29 March 2018
From her front stoep in Umzimkhulu, a rural town in KwaZulu-Natal’s Harry Gwala District, Jabulile Msiya can see the imposing two storey house that Sindiso Magaqa was building for his family before he died. The construction work has now ceased indefinitely, leaving an unfinished grey shell of a building as a reminder of Magaqa’s untimely death. “It still makes me very sad,” Msiya says. “Magaqa was one of my best friends. We would have been neighbours.”
Msiya was travelling back from a local ANC meeting with Magaqa when two masked gunmen opened fire on their vehicle, hitting Magaqa multiple times. Msiya was shot in the leg, but recovered after a few weeks in hospital. Magaqa, who appears to have been the primary target, died from his wounds two months later.
A former ANC Youth League leader and a rising star on the local political scene in KwaZulu-Natal, 35-year-old Magaqa was arguably the highest profile victim in a wave of political violence that has claimed an estimated 40 lives in the province since early 2016, and more than 500 since the dawn of South Africa’s democracy in 1994.
Msiya told GroundUp that she believes the people behind Magaqa’s death work in Umzimkhulu Municipality with her. She alleges that he was killed for his strong stance against corruption, a stance which Msiya shares. She no longer goes anywhere without an armed bodyguard. She fears that the spate of killings which afflicted Umzimkhulu in 2017, claiming the lives of four local councillors, three of them within the space of a month, is unlikely to abate.
“Due to the murders, there are still vacant positions within the municipality that have not been filled yet,” Msiya says. “There are two different sides in the municipality who are fighting with each other over who should fill those positions. The new officials are supposed to be sworn in in April. I fear that afterwards there will be more violence.”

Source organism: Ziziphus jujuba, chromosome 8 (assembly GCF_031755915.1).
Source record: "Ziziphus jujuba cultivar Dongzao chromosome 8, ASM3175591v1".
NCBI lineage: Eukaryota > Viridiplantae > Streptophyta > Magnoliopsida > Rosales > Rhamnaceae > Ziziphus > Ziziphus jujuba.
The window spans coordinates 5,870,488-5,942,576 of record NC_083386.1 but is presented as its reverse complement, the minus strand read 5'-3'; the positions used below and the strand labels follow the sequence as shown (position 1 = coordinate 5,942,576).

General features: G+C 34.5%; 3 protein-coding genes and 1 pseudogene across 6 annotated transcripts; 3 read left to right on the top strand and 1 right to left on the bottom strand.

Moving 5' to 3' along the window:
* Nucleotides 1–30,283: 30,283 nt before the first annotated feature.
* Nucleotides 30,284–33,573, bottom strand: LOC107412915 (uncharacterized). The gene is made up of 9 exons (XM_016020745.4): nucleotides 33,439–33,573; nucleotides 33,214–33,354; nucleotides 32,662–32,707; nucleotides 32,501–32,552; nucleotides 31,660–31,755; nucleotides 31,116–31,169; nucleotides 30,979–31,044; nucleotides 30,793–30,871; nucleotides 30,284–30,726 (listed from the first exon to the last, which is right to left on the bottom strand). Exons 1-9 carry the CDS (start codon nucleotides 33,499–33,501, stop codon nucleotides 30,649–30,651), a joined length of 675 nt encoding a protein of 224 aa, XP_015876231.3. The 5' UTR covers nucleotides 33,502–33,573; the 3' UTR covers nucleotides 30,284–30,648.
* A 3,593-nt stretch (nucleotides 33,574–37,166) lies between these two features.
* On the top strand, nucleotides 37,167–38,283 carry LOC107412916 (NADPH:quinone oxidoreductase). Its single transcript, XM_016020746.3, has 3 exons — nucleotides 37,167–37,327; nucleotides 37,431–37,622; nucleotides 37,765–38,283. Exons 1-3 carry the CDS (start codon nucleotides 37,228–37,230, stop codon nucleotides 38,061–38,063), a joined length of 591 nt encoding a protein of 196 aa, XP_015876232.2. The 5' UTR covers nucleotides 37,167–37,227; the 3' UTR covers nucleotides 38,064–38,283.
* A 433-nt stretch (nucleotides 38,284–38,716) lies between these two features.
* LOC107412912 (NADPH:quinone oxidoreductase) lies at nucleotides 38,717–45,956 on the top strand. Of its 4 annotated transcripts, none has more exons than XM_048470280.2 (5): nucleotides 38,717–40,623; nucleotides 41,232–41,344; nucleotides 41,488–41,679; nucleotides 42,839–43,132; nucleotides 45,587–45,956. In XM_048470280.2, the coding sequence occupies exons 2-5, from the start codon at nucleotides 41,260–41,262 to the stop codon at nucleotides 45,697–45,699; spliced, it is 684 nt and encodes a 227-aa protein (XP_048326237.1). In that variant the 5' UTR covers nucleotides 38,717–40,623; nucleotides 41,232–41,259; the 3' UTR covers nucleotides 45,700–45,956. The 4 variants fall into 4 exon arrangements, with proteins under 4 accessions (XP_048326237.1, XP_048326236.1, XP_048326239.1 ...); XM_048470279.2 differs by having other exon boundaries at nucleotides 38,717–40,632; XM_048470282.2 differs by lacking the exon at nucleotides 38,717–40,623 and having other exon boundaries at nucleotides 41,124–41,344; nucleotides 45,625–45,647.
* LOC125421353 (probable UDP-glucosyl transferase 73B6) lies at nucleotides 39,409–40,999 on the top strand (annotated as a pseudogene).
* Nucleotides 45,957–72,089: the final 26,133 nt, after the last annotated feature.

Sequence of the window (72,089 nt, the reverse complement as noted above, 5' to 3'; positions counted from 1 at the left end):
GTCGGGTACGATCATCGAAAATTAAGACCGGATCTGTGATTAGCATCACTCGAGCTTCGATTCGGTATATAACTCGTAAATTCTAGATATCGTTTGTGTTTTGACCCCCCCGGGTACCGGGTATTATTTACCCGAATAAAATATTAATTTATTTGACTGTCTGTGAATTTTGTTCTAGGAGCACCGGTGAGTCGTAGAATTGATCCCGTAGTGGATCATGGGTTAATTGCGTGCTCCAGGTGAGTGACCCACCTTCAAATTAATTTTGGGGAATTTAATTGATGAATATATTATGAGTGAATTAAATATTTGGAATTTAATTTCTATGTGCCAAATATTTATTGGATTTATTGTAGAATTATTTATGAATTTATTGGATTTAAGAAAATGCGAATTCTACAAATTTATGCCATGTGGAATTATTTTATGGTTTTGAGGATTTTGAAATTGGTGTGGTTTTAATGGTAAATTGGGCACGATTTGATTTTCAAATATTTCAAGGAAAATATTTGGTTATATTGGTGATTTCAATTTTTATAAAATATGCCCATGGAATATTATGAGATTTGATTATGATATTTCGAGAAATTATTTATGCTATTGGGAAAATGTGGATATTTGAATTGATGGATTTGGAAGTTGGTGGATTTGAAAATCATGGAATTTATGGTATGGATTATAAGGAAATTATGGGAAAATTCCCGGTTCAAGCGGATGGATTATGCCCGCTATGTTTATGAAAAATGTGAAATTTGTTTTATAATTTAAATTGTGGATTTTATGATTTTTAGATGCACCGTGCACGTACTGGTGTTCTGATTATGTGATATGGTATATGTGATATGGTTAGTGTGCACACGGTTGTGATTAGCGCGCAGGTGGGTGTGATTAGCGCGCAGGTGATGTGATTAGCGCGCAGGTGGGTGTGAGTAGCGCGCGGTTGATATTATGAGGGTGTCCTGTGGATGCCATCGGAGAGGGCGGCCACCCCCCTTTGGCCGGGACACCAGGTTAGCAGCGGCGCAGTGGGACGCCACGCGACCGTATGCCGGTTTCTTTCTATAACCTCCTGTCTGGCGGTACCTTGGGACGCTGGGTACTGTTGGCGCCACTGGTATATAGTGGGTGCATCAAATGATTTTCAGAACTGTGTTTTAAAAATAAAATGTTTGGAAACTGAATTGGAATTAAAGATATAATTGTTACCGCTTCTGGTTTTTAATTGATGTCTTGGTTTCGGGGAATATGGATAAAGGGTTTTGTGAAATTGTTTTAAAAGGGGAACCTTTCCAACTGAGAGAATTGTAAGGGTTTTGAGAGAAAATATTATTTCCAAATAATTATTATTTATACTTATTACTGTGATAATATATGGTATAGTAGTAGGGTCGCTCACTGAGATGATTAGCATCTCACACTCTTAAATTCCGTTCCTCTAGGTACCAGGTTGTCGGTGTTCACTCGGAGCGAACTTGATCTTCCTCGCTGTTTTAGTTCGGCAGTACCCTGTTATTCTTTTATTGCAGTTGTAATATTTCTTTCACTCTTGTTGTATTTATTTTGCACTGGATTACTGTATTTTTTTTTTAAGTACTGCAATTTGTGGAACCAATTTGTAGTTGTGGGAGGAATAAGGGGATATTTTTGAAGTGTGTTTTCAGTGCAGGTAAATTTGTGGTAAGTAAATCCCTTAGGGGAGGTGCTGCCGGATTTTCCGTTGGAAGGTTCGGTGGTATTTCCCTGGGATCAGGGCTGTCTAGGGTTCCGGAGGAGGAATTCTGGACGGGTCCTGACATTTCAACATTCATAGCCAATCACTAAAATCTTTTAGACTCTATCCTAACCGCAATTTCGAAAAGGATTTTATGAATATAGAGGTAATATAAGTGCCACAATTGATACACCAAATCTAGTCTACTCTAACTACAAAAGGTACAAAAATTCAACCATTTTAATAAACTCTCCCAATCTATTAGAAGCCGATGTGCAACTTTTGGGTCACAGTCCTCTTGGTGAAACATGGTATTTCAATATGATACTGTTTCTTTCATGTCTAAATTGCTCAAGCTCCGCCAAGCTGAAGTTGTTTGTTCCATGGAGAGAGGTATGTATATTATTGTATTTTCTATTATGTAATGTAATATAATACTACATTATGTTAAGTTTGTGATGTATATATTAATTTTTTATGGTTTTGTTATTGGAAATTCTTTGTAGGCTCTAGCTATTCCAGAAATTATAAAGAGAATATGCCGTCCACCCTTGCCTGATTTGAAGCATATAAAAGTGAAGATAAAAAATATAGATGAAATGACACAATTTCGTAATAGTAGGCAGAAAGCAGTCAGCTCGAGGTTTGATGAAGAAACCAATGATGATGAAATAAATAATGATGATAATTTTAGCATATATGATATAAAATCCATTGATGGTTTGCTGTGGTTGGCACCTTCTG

Msiya’s fears are widely shared. Richard Pithouse, who has been studying and writing about political violence in KZN since 2001, says, “It is clear from the past that as competition for [political] positions has intensified, for example when there are elections, whether within the party or in the nation, the situation has gotten worse.”
Other commentators fear that the violence might spread from KwaZulu-Natal into other provinces as the much-anticipated 2019 general elections approach. In 2017, the ANC’s former treasurer general Matthews Phosa warned that there were signs the violence in KZN was spreading to Mpumalanga, North West and the Eastern Cape.
In the case of Umzimkhulu, Sindiso Magaqa’s uncle, Dr Vuma Magaqa, says that from the late 1990s until last year, his hometown had largely avoided the kind of politically-linked violence that has plagued other towns in the region. “It used to be a very quiet place, but something has changed,” he said.
A marked spike in political violence is not unique to Umzimkhulu as shown by a recent report from Assassination Witness South Africa.
The report’s findings are affirmed by many residents of the notoriously violent Glebelands Hostel on the fringes of Durban, which has seen more than 80 murders since March 2014. According to a local community leader, who preferred to remain anonymous, “Of course there used to be a few cases of murder like in all other places in South Africa, but it was never anything like this kind of level. We strongly believe that the level rose so much because of politics.”